Process Control and Automation
Intelligent combination of process automation, information technology and connectivity enables the digitalization of steel production that goes far beyond conventional automation of industrial production. Smart sensor technology combined with advanced digital models as well as quality and production planning and control systems provide huge potentials along the entire production chain. The result is quality improvement and production cost reduction together with process flexibility. This paper drafts a vision of the intelligent steel production of the future and shows a stepwise approach to reach this ambitious target.
Limitations in the existing control hardware and concerns about long-term maintainability of a machine installed in 1988 led to the decision to perform an upgrade to the system. The decision was made that the controls would go above and beyond regulatory safety requirements. This paper discusses the safety system design, including the risk assessment, functional specification, design procedure, component selection, design verification and system validation.
Steel manufacturers must cut costs while improving product quality and customer satisfaction in order to maintain their market positions. One of the tools in this effort is improved planning and scheduling systems. This paper describes a decision support system that integrates the customer order selection and the planning and scheduling of the continuous casters, which then allows for synchronized production.
Ergolines integrated a dedicated optical sensor that measures the upper powder profile directly into a new-design powder diffuser. This configuration combines pneumatic powder feeding and optical powder thickness control in a non-invasive installation, requiring no mold machining nor suspended sensors. Field testing demonstrated the system reliability and sturdiness, even in the presence of dust and flames. Superior performance of the triangulation-based laser line approach with respect to traditional point laser meters based on time-of-flight measurements was also proven.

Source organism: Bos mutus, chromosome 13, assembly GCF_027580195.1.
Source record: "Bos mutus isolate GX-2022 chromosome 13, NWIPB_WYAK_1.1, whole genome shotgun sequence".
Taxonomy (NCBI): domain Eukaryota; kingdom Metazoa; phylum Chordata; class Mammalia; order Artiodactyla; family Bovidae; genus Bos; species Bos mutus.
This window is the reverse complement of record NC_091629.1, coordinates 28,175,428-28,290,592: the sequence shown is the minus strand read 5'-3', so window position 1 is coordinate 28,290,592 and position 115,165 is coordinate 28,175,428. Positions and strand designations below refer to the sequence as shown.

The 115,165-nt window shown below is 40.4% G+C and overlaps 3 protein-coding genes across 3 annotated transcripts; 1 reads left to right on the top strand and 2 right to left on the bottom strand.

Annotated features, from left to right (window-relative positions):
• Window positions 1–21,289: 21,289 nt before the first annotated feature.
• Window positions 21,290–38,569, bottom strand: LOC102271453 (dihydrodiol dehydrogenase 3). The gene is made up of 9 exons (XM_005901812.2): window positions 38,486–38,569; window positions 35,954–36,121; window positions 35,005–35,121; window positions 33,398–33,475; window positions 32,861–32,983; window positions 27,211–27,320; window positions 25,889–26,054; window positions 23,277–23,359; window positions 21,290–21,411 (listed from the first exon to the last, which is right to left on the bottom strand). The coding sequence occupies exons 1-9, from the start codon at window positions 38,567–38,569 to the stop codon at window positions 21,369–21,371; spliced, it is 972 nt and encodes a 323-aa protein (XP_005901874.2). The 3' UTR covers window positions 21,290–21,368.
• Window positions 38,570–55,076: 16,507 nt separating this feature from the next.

A width measurement system based on radar technology for hot rolling mills has been developed. A prototype system operating at 30 GHz was installed in the hot rolling mill of Salzgitter Flachstahl GmbH. During these tests, the high robustness and measurement accuracy under rough environmental conditions were demonstrated. Afterward, a 60-GHz system was developed. After field tests in the hot rolling mill, the system will be used for accurate width control at the roughing stand.
This work explores the applicability of the quenching and partitioning (Q&P) process to plate steel, considering through-thickness thermal profiles and associated microstructural gradients for different plate thicknesses. A one-dimensional numerical model was used to simulate temperature evolution in a flat plate. Simulated cooling and heating media were selected to represent a wide range of potential industrial processes. Through-thickness microstructures associated with the 1D thermal gradients are considered in the context of alloying and Q&P process design.